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Microstructural evolution during deformation of tin dioxide nanoparticles in a comminution process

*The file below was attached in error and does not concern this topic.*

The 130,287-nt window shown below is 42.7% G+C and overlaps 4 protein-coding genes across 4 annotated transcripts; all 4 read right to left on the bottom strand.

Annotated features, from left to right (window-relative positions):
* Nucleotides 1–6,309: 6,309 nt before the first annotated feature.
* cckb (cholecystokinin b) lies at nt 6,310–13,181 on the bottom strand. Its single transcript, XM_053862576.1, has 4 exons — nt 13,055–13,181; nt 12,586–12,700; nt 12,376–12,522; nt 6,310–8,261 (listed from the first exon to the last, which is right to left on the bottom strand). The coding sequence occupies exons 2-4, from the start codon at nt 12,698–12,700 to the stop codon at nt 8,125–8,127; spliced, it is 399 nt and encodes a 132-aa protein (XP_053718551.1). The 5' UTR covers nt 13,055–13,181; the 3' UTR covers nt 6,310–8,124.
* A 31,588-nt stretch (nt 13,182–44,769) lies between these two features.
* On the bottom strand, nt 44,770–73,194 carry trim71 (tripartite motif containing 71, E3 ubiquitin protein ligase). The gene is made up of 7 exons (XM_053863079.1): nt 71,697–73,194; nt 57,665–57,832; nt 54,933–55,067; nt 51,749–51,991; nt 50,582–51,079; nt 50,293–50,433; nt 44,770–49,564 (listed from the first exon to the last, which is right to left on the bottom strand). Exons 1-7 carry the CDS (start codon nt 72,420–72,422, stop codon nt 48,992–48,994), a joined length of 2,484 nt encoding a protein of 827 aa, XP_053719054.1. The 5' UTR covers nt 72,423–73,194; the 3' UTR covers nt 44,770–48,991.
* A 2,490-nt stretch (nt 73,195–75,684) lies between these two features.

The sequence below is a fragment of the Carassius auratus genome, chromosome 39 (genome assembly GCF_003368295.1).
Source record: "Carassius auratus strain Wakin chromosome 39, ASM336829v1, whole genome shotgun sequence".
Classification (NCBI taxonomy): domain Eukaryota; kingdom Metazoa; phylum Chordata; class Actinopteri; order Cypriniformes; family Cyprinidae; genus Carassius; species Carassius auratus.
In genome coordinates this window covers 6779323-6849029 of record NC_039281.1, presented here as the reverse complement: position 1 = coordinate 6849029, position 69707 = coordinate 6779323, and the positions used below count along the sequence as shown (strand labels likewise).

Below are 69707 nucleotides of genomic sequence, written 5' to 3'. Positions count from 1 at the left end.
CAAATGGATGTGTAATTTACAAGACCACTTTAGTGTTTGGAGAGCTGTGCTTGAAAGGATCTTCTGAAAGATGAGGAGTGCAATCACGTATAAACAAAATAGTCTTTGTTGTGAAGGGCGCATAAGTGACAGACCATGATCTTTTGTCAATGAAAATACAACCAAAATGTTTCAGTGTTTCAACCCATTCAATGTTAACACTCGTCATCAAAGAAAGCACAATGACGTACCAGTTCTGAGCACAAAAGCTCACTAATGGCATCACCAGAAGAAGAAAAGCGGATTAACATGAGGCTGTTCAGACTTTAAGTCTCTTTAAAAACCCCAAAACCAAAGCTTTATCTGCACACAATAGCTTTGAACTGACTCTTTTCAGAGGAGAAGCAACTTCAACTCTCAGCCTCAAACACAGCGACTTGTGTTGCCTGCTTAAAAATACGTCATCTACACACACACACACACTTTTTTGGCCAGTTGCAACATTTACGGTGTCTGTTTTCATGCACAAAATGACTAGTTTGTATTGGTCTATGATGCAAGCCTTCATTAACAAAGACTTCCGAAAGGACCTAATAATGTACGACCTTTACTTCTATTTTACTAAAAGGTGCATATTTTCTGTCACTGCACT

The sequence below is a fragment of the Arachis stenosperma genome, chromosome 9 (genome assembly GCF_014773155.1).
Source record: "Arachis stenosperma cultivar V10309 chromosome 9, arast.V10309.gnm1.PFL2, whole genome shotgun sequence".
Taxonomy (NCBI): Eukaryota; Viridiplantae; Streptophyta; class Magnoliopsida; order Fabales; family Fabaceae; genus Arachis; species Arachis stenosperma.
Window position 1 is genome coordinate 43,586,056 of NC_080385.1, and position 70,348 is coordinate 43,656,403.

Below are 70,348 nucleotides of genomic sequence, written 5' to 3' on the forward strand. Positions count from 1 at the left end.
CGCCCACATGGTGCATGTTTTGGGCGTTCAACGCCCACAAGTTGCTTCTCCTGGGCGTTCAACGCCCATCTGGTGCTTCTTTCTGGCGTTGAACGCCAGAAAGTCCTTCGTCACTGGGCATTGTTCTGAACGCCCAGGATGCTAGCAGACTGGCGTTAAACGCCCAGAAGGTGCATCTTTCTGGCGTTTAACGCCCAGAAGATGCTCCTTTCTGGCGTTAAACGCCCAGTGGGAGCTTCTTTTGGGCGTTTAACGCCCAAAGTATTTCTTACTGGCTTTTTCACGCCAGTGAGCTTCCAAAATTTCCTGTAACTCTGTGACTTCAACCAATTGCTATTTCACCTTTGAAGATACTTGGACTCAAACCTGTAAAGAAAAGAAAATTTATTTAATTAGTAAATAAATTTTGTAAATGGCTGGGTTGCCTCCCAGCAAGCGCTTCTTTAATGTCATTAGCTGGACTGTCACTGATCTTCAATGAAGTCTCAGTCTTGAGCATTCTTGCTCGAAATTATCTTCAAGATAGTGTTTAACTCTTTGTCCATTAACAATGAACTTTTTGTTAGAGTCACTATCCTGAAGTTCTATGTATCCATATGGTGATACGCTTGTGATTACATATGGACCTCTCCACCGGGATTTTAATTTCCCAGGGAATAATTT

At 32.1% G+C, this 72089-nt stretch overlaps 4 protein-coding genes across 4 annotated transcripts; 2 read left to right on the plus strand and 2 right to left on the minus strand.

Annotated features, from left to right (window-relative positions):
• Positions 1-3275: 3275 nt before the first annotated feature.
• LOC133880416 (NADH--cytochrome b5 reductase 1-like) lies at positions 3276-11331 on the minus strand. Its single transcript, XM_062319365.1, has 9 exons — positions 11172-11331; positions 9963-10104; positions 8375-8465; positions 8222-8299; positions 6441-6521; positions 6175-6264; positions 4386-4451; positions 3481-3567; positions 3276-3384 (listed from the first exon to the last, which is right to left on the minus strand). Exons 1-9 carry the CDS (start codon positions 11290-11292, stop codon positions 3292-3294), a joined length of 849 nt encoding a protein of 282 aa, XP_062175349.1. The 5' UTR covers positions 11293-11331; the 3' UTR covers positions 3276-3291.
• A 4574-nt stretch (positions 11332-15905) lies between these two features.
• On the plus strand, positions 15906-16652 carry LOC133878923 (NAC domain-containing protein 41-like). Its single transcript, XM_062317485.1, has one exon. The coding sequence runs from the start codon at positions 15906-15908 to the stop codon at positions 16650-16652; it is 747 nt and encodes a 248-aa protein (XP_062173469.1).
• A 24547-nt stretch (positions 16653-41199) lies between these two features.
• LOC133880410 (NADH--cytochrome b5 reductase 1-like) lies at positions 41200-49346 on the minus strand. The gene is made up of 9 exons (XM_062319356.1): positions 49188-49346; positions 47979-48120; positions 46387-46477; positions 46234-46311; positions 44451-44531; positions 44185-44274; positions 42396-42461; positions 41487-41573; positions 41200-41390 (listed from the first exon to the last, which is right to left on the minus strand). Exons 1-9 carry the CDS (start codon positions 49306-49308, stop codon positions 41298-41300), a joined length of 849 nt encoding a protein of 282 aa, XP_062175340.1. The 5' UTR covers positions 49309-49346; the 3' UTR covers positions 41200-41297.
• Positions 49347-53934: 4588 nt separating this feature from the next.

Nanoparticles can be produced by wet grinding in stirred media mills if agglomeration is prevented by stabilization of the particles. Since the fracture mechanisms at the lower nanoscale are not yet understood, we studied the evolution of the microstructure within tin dioxide particles. Electrostatic stabilization allows the formation of tin dioxide with a mean particle size of 25 nm as measured by dynamic light scattering. High-resolution transmission electron microscopy (HRTEM) images show particles well below 10 nm and mean crystallite sizes of 9 nm were obtained from X-ray diffraction by applying the Rietveld refinement method. Additionally, TEM and HRTEM analyses were conducted to gain detailed insight into the microstructural effects governing the grinding process. Microscopy revealed surprisingly rich phenomena including the formation of shear bands, twinning and stacking faults that directly affect the grinding behavior. Interestingly the ceramic nanoparticles showed not only fracture patterns expected from brittle fracture but also many traces of plastic deformation. For comparison the uniaxial compression of particles up to 30 nm in diameter was simulated using molecular dynamics. The simulated particles shared microstructural details with the real samples, most importantly the shear bands which lead to significant plastic deformation. The internal microstructure produced during multiple particle stressing events in the mill and also observed in the simulations is directly linked to the fracture mechanism and the experimentally observed grinding limit.